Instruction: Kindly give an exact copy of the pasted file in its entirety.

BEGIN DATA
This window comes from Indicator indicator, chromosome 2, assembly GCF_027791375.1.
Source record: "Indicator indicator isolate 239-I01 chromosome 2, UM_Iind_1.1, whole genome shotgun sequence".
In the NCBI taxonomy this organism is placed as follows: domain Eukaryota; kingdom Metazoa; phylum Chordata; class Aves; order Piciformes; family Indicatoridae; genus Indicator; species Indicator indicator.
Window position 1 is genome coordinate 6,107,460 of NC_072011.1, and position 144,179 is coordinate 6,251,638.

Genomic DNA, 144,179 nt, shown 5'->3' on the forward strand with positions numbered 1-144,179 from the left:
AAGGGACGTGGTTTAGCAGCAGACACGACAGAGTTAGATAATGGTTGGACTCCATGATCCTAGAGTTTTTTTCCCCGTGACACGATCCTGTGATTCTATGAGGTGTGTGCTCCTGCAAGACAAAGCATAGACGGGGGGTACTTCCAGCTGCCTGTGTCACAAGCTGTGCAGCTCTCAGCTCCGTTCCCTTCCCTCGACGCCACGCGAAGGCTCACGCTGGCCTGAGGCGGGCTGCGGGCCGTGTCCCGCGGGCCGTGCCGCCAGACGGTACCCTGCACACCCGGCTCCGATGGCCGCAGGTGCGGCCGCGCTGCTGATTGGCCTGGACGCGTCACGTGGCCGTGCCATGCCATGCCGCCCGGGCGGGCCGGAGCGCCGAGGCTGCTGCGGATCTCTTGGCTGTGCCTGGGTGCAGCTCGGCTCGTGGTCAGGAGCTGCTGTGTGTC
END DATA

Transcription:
This window comes from Indicator indicator, chromosome 2, assembly GCF_027791375.1.
Source record: "Indicator indicator isolate 239-I01 chromosome 2, UM_Iind_1.1, whole genome shotgun sequence".
In the NCBI taxonomy this organism is placed as follows: domain Eukaryota; kingdom Metazoa; phylum Chordata; class Aves; order Piciformes; family Indicatoridae; genus Indicator; species Indicator indicator.
Window position 1 is genome coordinate 6,107,460 of NC_072011.1, and position 144,179 is coordinate 6,251,638.

Genomic DNA, 144,179 nt, shown 5'->3' on the forward strand with positions numbered 1-144,179 from the left:
AAGGGACGTGGTTTAGCAGCAGACACGACAGAGTTAGATAATGGTTGGACTCCATGATCCTAGAGTTTTTTTCCCCGTGACACGATCCTGTGATTCTATGAGGTGTGTGCTCCTGCAAGACAAAGCATAGACGGGGGGTACTTCCAGCTGCCTGTGTCACAAGCTGTGCAGCTCTCAGCTCCGTTCCCTTCCCTCGACGCCACGCGAAGGCTCACGCTGGCCTGAGGCGGGCTGCGGGCCGTGTCCCGCGGGCCGTGCCGCCAGACGGTACCCTGCACACCCGGCTCCGATGGCCGCAGGTGCGGCCGCGCTGCTGATTGGCCTGGACGCGTCACGTGGCCGTGCCATGCCATGCCGCCCGGGCGGGCCGGAGCGCCGAGGCTGCTGCGGATCTCTTGGCTGTGCCTGGGTGCAGCTCGGCTCGTGGTCAGGAGCTGCTGTGTGTC